Arabs pledge aid to Gaza without consensus on mechanism
AFP - 1 hour 20 minutes ago
KUWAIT CITY (AFP) - - Arab leaders on Tuesday pledged "all forms of support for the reconstruction of Gaza" but failed to set up a specific fund for the war-battered Palestinian enclave, as they wound up a two-day summit.
The leaders of the 22-member Arab League, meeting in Kuwait City, approved a declaration calling for steps to accelerate the economic integration of their countries after struggling to reach consensus on Israel's assault on Gaza.
They vowed to "provide all forms of support for the reconstruction of Gaza" but made no reference to a mechanism for reconstruction.
Arab leaders "welcome all contributions pledged so far by Arab countries," the leaders said in a final statement read out by Arab League secretary general Amr Mussa.
The final session of the Arabs' first ever economic summit gave a rundown of the agreements: to launch a customs union in 2010, to set up a pan-Arab power grid and a rail network project.
The Kuwait Declaration called for "adopting monetary and fiscal policies to enable Arab nations to face the consequences of the global financial crisis."
Arab countries have incurred losses of 2.5 trillion dollars due to the financial and economic turmoil, Kuwait's Foreign Minister Sheikh Mohammad al-Sabah said last week.
But the talks in Kuwait were marred by differences over Israel's 22-day offensive on Gaza that killed more than 1,300 Palestinians and has caused a humanitarian crisis in the coastal strip.
Arab foreign ministers meeting on the sidelines of the summit failed to reach consensus on a final statement on Israel's war on Gaza, Iraq's foreign minister said.
"We held a closed-door session to discuss the final statement on Gaza ... We have not reached a conclusion because of time constraints and some positions," Hoshyar Zebari told Kuwaiti television, without going into details.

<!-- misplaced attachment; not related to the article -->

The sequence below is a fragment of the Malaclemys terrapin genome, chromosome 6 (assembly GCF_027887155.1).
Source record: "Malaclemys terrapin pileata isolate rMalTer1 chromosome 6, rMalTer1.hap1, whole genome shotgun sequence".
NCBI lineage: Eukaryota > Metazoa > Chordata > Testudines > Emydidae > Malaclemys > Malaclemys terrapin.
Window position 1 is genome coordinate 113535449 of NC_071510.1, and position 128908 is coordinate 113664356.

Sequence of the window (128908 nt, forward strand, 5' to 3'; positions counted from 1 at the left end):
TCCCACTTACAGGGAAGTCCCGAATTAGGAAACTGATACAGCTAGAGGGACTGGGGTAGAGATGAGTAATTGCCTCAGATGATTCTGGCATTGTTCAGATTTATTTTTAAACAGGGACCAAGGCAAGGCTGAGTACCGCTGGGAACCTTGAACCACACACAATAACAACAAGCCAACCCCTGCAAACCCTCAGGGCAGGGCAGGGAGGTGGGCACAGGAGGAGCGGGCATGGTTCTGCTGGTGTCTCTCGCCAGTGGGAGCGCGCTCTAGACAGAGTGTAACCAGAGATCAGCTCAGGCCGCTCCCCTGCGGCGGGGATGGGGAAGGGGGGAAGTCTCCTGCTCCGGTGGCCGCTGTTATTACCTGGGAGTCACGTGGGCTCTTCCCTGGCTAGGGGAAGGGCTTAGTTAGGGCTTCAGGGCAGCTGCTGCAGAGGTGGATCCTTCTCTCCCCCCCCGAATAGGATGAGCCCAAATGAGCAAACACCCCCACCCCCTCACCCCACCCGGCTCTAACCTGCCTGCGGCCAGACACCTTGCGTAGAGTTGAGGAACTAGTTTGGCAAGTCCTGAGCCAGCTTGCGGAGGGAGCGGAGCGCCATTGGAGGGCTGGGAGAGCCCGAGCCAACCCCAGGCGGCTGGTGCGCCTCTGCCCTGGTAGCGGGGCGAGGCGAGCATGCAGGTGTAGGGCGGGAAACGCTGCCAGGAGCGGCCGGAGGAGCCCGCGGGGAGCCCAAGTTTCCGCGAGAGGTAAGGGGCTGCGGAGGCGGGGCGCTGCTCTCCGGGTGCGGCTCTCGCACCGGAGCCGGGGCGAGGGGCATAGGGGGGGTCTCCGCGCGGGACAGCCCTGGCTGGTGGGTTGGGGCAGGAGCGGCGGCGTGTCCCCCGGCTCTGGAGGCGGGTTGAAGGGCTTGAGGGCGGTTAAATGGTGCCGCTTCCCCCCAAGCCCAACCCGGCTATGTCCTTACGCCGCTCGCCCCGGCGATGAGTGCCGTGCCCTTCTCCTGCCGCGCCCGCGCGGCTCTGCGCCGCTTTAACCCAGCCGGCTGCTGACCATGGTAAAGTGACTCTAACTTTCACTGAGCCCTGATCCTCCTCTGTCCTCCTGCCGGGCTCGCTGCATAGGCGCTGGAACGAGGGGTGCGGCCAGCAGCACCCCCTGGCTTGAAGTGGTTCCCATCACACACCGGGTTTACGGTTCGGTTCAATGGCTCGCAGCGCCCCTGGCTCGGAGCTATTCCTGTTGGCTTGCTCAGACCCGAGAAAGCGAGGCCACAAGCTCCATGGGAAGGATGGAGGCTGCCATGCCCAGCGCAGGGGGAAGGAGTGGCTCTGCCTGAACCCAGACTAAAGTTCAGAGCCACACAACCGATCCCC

Syrian Deputy Foreign Minister Faisal al-Meqdad acknowledged: "Realistically speaking, there are differences among Arab brothers."
On the Israeli side, Prime Minister Ehud Olmert said on Tuesday that his country would cooperate with reconstruction efforts for the Gaza Strip only if the Palestinian Islamist movement Hamas did not lead the process.
The Arab world itself has been divided between supporters of Hamas, which rules Gaza, and backers of moderate Palestinian president Mahmud Abbas whose forces the Islamists expelled from the coastal strip in mid-2006.
Arab leaders also announced the establishment of the Arab Development Fund with capital of two billion dollars to provide loans and assistance for Arab joint projects.
The declaration urged "necessary steps to uplift the living standards of Arab citizens and to give priority to promoting inter-Arab investments."
The Arab League estimates that Arab capital invested at home is equivalent to less than 20 percent of funds invested by Arab countries and businessmen in the United States and Europe.
"Despite progress made by some Arab nations, the Arab world is still facing many challenges... especially poverty, unemployment, poor inter-Arab trade and migration of Arab capital and brains," the declaration said.
The leaders called for "strengthening the role of Arab funds and financial institutions by boosting their resources and easing restrictions on providing loans."
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A man pushes another man sitting in a wheelchair through the rubble of houses destroyed during Isreali strikes in Jabalia, Gaza. Arab leaders have pledged "all forms of support for the reconstruction of Gaza" but failed to set up a specific fund for the war-battered Palestinian enclave, as they wound up a two-day summit on Tuesday.
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